In the age of online consumerism, many companies utilize automatic renewal programs to deliver their products and services to customers on a recurring basis for a monthly or annual charge. Recently, autorenewal programs have seen an increase in consumer protection through legislation at both the state and federal level along with enforcement actions brought by private plaintiffs, state attorney generals, and the Federal Trade Commission (“FTC”). Organizations that utilize automatic renewal should be aware of the uptick in autorenewal program enforcement and look to strengthen and update their policies where appropriate.
On July 16, 2020, the Court of Justice of the European Union (“CJEU”) issued its deafening decision that summarily and immediately invalidated the EU-US Privacy Shield. The regulatory program established between the European Council and the U.S. Dept. of Commerce allowed for the transfer of personal data of EU residents to be sent from the EU to the US without violating the data transfer restrictions of the General Data Protection Regulation (“GDPR”). The decision went on to cast serious doubt on the sufficiency of standard contractual clauses to adequately protect data transferred to any third country, not just the US. Several months later, data exporters in the EU are still sorting through the wreckage of their privacy programs and waiting for practical advice on the way forward.
The COVID-19 pandemic has impacted residents and staff of nursing homes and long-term care facilities more than any other demographic, accounting for nearly 40 percent of the total mortality rate from the virus in the United States. According to Centers for Medicare & Medicaid Services (“CMS”), at least 132,000 residents and employees have died from complications of the COVID-19 across 31,000 facilities, although some estimates place the death count closer to 200,000. One factor aggravating the number of deaths in nursing homes is the extraordinarily high rate of staff turnover each year.
On December 12, 2020, the European Commission (the “EC”) issued a highly anticipated draft of newly revised standard contractual clauses (“new SCCs”) that may be used by European Union-based companies to safeguard data transfers of personal data to third countries, such as the US, in compliance with GDPR Art. 46(1). The release comes at a decidedly inopportune time as it follows on the heels of the Court of Justice of the European Union’s (CJEU) Data Protection Commissioner v. Facebook Ireland Limited and Maximillian Schrems (“Schrems II”) decision which casts serious doubt on the adequacy of SCCs alone to safeguard against the “high-risks” involved in EU to US data transfers. And for many data protection experts, the language of the revised SCCs only adds to the confusion, raising even more questions. But one question in particular seems to be prominent among others—for transfers to importers, directly subject to GDPR, are SCCs really necessary?
The regulation of hedge funds has largely been unchecked allowing big Wall Street players to manipulate the market for the benefit and at the detriment of other investors. But forced by an unprecedented movement of retail investors, Wall Street is being forced to reckon with the hypocrisy of their practices.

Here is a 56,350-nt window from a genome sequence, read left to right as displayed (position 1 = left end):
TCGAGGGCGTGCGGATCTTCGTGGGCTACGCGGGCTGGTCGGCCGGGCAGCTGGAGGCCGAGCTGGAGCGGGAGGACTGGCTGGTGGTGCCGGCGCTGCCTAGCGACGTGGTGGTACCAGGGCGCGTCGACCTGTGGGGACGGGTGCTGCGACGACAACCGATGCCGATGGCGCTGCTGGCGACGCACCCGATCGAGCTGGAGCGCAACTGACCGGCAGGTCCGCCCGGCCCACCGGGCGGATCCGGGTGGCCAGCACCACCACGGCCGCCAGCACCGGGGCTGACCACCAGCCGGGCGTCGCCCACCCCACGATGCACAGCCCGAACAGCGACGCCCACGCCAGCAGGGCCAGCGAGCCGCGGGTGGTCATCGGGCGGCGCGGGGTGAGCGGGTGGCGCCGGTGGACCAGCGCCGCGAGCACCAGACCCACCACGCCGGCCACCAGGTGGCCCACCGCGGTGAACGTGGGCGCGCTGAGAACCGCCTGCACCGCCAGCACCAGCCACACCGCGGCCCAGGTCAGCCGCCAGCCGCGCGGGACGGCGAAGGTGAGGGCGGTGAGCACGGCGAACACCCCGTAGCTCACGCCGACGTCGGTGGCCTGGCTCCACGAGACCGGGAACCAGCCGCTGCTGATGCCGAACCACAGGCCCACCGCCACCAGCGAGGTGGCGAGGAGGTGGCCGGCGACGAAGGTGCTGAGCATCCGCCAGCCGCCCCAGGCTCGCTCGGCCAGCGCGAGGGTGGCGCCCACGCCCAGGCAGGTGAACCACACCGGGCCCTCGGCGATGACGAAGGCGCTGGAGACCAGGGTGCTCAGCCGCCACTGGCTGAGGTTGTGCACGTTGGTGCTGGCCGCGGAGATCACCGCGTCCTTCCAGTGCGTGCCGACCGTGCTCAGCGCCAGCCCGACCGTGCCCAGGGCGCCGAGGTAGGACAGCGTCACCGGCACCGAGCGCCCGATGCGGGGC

The current social and political climate, as well as our planet’s environmental climate, have shown the new role that corporations play in society. The pandemic and the current social upheaval seen worldwide have increased the need for real and meaningful corporate commitment to social responsibility.
Yet another privacy and data security-related lawsuit has been filed against Zoom Video Communications, Inc. (“Zoom Inc.”). Zoom Inc. has been the subject of several complaints related to its video-conferencing service since its meteoric and spectacular rise in popularity due to the Coronavirus pandemic and related quarantine measures beginning in March 2020. In this particular case, there are compliance lessons to be learned from the unfair and deceptive practices claims alleged against Zoom Inc. in the plaintiff’s D.C. Superior Court filing.
On October 9, 2019, the Centers for Medicare & Medicaid Services (CMS) issued a proposed rule to modernize and clarify the regulations that interpret the Medicare physician self-referral law (often called the “Stark Law”), which has not been significantly updated since it was enacted in 1989. As CMS tries to reconstruct the healthcare field, it is imperative for compliance programs to prepare for the changes in regulations to come. The following discussion provides a brief overview of the proposed changes but is not an exhaustive list of all rulemakings related to the physician self-referral law.
Workplace wellness programs — efforts to get workers to lose weight, eat better, stress less and sleep more — are an $8 billion industry in the U.S. Recently, Centers for Medicare and Medicaid Services (CMS) launched a pilot project for states to implement health-contingent wellness programs in the individual market. The project is part of a mandate under the Affordable Care Act that added a provision to the Public Health Service Act calling for health-contingent wellness programs to be tested in the individual market through a pilot project operated by HHS, the Department of Labor and the Treasury Department.
On September 5, 2019, the Centers for Medicare and Medicaid Services (“CMS”) released its final rule with comments on Program Integrity Enhancements to the Provider Enrollment Process (“ The Program Integrity Enhancements”). The final rule gives CMS the power to revoke Medicare, Medicaid, and Children’s Health Insurance Program (CHIP) enrollments of providers or suppliers who have an “affiliation” with previously sanctioned entities, even if those providers and suppliers aren’t directly violating any existing rules themselves. CMS says that this new authority will help to “stop fraud before it happens.”